A new program has opened in Jerusalem, one that combines the best of Hadassah’s medical school with elite Army training.
There are 50 of them this first year. One is the daughter of a leading Jerusalem urologist, another is a new immigrant from Russia who has supported herself until now by waiting tables. There are two keen amateur musicians (a saxophonist and a pianist), two dancers, a talented basketball player and a former commando.
They come from towns, villages and kibbutzim across Israel (four of them are Druze). They are from the religious and secular communities; the youngest have just finished high school and the oldest is 25.
These young men and women comprise not only the first students in Israel’s first military-medical school, but also, believes school dean Dr. Shmuel C. Shapira, the future leadership of Israeli medicine.
“They have been selected for an excellence program, which teaches leadership and teamwork as well as advanced clinical and medical research skills,” says Dr. Shapira, who is deputy director-general of the Hadassah Medical Organization and director of the military-medicine track at the Hadassah–Hebrew University Faculty of Medicine in Jerusalem. “With eight candidates applying for every available place, we were able to choose the best.”
This volume of applicants is expected to mushroom as the track, which gives graduates a medical degree with a military specialty, becomes more widely known.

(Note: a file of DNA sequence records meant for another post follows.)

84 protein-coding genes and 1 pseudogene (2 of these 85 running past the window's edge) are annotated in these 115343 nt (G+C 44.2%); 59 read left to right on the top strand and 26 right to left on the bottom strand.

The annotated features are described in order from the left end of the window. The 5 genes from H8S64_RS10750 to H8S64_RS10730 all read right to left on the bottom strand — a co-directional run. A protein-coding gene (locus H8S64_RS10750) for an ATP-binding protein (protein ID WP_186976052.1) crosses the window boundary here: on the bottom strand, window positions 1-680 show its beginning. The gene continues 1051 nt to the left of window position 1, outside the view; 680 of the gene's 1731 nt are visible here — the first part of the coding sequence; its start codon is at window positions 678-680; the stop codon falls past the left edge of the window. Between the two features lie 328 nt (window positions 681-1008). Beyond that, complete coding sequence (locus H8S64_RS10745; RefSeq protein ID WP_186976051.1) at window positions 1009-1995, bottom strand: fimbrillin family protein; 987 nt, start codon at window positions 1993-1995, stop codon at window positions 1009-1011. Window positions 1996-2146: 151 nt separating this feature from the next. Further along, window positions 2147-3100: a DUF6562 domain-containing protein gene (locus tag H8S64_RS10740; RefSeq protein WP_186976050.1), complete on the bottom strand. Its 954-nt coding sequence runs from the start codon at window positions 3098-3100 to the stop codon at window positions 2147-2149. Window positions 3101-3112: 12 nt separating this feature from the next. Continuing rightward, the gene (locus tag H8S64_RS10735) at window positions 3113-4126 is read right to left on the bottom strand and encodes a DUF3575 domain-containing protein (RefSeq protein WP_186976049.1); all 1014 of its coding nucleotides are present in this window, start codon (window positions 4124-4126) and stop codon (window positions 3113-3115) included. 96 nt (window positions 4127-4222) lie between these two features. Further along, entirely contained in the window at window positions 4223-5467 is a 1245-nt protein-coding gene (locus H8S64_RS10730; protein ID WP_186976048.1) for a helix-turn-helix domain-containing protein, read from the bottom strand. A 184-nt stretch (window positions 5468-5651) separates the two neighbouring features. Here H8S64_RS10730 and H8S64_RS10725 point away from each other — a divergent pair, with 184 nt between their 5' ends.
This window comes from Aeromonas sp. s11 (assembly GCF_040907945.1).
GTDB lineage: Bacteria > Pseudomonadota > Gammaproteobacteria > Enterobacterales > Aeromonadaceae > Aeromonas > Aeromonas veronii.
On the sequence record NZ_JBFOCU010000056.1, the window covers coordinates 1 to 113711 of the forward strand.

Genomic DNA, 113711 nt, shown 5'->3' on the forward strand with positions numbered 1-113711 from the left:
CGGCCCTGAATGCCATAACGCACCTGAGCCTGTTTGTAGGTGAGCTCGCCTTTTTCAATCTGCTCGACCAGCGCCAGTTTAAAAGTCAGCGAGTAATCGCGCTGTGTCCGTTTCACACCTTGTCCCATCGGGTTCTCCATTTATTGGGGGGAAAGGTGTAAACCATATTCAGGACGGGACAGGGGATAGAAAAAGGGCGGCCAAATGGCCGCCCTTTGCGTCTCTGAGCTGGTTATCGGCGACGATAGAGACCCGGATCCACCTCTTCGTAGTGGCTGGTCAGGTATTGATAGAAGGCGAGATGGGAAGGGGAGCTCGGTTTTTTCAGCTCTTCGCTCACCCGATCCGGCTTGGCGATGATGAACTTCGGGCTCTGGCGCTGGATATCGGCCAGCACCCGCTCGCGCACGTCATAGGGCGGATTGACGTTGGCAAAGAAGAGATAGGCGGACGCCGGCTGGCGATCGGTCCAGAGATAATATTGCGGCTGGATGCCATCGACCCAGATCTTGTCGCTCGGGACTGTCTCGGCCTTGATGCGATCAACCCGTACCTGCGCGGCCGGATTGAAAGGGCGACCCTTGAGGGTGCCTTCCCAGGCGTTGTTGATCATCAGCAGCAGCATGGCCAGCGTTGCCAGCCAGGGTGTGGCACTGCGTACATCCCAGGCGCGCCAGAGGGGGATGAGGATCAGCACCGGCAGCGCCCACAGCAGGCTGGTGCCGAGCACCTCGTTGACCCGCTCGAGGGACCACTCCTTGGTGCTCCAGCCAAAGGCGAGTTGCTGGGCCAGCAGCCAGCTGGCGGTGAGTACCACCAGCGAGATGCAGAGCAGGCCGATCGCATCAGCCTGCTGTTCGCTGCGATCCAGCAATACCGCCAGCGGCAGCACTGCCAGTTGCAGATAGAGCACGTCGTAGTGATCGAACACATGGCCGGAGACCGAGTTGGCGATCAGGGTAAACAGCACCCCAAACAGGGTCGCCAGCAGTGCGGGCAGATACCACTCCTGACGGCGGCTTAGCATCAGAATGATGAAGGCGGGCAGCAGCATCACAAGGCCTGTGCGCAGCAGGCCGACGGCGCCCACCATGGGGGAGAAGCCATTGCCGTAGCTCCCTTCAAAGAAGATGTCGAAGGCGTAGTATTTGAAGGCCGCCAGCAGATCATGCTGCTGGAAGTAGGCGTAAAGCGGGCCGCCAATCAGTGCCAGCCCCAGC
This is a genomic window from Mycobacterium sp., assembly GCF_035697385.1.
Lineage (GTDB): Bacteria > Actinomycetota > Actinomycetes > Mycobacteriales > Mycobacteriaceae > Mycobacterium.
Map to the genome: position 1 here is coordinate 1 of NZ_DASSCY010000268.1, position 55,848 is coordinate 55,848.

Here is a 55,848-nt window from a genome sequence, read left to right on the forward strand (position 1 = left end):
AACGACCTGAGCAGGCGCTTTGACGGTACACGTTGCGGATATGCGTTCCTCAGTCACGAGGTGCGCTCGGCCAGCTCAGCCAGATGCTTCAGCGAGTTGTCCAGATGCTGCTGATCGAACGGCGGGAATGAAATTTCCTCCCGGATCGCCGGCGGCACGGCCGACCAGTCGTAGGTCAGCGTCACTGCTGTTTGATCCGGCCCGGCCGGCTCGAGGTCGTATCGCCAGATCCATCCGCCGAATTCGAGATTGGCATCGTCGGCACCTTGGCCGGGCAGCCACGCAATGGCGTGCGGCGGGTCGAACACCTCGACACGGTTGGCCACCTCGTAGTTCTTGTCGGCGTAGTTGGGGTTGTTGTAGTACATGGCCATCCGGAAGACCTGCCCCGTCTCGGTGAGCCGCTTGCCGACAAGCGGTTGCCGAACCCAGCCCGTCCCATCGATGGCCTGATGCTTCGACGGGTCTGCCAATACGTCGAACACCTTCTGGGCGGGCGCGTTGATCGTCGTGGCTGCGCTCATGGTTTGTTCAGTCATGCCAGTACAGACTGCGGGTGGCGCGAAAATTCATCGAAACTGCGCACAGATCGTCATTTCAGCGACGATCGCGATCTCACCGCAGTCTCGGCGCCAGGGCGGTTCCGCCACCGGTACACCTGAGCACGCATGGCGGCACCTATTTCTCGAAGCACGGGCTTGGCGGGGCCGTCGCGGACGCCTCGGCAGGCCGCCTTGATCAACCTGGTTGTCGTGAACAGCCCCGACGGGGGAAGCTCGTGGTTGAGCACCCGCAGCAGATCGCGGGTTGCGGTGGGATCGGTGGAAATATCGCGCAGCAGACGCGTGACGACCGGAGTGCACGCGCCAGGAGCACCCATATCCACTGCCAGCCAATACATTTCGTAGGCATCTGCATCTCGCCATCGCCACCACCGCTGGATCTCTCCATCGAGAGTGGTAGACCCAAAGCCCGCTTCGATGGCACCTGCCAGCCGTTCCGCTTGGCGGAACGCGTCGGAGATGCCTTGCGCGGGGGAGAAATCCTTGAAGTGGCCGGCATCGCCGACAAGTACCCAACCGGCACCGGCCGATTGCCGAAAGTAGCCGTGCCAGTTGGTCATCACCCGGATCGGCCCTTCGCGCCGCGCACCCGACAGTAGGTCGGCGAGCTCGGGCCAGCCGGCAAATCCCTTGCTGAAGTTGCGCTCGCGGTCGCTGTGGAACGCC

“We had only six months in which to plan and recruit for this inaugural year,” says coordinator Ilanit Tobby-Alimi. “All of Israel’s medical schools competed fiercely for the privilege of teaching it. Hadassah won the Defense Ministry tender last April, and we opened in October. Our academic reputation, our medical and physical facilities and the syllabus we proposed made our bid their clear choice.”
Building a curriculum and recruiting students were fast-tracked into a quarter of the time a new academic institution usually takes because the Israel Defense Forces could not afford to wait. Each year it needs 70 new military doctors: In 2006, only 46 candidates applied for IDF military-medical courses. Two years later, that number was down to 30. So Hadassah scrambled planning teams, looked at (the very few) international models, created shortcuts where possible and adapted and improvised in classic Israeli style—and opened on schedule.
“What we have created is, in very many ways, a new model of military-medical education,” says Dr. Shapira, who has been involved for decades in training physicians, both at Hadassah and as a 17-year Israel Navy veteran. A former head of the IDF medical corps trauma unit, he is today, at 54, an active reserve lieutenant colonel and an expert in terror medicine and nonconventional weapons threats. He also advises the IDF about prevention and response to potential biological, chemical and nuclear attack.